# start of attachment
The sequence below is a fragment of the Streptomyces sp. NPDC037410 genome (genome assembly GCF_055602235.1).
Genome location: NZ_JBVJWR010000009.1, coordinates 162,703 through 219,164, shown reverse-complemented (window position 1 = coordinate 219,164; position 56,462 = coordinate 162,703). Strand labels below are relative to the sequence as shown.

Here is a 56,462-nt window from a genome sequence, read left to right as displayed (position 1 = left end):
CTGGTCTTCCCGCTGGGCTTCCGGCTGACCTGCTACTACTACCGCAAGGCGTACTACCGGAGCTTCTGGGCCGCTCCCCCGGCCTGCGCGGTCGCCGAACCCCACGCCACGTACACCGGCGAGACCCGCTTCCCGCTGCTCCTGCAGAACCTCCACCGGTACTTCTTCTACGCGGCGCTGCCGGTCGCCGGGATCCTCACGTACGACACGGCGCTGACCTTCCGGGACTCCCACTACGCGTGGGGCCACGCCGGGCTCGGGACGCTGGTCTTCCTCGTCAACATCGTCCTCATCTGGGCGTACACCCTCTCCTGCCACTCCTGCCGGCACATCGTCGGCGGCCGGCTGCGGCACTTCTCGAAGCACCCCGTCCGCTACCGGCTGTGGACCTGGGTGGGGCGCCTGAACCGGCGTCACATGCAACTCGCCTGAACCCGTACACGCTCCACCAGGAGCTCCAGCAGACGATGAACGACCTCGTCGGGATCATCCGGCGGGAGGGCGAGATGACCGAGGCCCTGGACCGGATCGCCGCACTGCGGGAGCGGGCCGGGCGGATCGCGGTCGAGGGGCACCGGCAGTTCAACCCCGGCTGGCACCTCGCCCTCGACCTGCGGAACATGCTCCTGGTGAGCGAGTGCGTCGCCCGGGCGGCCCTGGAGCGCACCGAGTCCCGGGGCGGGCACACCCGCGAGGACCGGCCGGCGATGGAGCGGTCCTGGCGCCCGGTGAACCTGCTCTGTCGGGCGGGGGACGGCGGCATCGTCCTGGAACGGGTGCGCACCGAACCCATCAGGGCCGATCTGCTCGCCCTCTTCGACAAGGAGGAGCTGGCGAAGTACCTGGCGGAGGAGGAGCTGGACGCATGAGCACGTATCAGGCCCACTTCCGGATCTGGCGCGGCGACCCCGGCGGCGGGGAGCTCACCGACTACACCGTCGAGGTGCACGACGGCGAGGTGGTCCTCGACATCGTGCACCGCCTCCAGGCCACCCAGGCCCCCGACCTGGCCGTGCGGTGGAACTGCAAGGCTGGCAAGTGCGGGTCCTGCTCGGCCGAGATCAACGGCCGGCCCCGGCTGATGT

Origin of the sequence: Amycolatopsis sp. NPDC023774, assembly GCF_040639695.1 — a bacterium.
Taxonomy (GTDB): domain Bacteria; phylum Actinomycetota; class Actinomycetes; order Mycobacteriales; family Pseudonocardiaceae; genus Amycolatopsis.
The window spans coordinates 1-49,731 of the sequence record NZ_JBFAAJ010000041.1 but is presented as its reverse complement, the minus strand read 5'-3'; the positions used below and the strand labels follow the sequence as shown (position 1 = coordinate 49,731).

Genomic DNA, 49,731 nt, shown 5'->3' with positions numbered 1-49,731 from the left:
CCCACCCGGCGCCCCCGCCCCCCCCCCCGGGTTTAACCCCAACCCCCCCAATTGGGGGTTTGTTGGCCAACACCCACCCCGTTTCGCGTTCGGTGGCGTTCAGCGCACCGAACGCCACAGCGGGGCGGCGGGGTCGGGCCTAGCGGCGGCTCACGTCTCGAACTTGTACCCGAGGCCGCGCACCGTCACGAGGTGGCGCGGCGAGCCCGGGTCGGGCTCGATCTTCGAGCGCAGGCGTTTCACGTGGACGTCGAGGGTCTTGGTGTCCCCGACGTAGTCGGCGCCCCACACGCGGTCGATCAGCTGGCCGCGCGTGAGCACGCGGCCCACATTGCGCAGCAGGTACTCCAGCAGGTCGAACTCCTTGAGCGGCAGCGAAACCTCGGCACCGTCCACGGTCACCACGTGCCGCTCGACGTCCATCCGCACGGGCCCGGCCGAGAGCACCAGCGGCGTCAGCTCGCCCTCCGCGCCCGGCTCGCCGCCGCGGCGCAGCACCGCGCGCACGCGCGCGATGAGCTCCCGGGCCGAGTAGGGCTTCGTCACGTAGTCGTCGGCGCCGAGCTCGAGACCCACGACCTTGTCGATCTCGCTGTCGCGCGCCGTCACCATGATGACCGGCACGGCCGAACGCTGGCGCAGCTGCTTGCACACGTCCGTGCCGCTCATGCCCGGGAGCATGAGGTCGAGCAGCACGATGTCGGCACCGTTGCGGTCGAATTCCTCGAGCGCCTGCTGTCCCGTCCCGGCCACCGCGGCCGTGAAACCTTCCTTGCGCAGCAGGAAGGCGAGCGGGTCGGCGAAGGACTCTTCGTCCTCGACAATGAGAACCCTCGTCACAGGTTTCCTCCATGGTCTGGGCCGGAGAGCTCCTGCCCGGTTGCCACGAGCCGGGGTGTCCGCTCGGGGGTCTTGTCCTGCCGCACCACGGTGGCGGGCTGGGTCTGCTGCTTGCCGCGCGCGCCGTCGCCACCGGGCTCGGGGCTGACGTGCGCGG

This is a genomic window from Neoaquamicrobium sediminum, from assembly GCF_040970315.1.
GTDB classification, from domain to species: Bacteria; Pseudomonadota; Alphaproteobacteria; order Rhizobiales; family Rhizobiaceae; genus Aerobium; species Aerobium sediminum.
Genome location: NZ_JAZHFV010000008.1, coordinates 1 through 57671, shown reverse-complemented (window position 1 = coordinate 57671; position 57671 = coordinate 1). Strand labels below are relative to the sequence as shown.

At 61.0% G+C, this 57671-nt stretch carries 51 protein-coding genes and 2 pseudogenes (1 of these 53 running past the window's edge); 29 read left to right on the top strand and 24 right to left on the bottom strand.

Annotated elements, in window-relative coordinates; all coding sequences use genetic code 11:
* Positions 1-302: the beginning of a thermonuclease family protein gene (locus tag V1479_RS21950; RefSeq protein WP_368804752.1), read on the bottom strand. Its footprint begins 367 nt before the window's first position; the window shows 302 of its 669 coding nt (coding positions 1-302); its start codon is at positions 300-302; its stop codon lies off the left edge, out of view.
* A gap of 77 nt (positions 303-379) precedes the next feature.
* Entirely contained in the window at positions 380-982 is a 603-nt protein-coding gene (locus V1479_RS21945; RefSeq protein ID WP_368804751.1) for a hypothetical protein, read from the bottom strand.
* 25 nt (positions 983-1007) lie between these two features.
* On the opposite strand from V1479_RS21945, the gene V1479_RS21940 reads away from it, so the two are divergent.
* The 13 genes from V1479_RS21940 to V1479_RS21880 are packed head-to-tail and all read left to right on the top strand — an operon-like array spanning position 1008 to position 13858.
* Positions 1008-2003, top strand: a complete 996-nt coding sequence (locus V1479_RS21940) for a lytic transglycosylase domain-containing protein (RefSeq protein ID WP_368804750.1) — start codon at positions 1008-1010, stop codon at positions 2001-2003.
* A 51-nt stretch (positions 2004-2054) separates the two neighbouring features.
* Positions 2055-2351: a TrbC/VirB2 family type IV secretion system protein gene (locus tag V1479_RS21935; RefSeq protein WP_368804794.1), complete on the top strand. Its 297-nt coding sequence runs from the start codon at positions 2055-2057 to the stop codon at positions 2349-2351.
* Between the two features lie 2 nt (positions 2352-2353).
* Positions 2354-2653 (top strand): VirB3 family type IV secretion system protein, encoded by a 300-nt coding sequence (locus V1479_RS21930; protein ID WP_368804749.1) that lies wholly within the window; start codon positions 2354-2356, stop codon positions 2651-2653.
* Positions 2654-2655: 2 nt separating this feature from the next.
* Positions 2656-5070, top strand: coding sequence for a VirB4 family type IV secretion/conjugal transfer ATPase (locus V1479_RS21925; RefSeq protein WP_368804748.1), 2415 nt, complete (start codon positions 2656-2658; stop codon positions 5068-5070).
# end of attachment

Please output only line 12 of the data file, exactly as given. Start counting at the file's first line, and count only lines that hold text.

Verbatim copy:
Genome location: NZ_JAZHFV010000008.1, coordinates 1 through 57671, shown reverse-complemented (window position 1 = coordinate 57671; position 57671 = coordinate 1). Strand labels below are relative to the sequence as shown.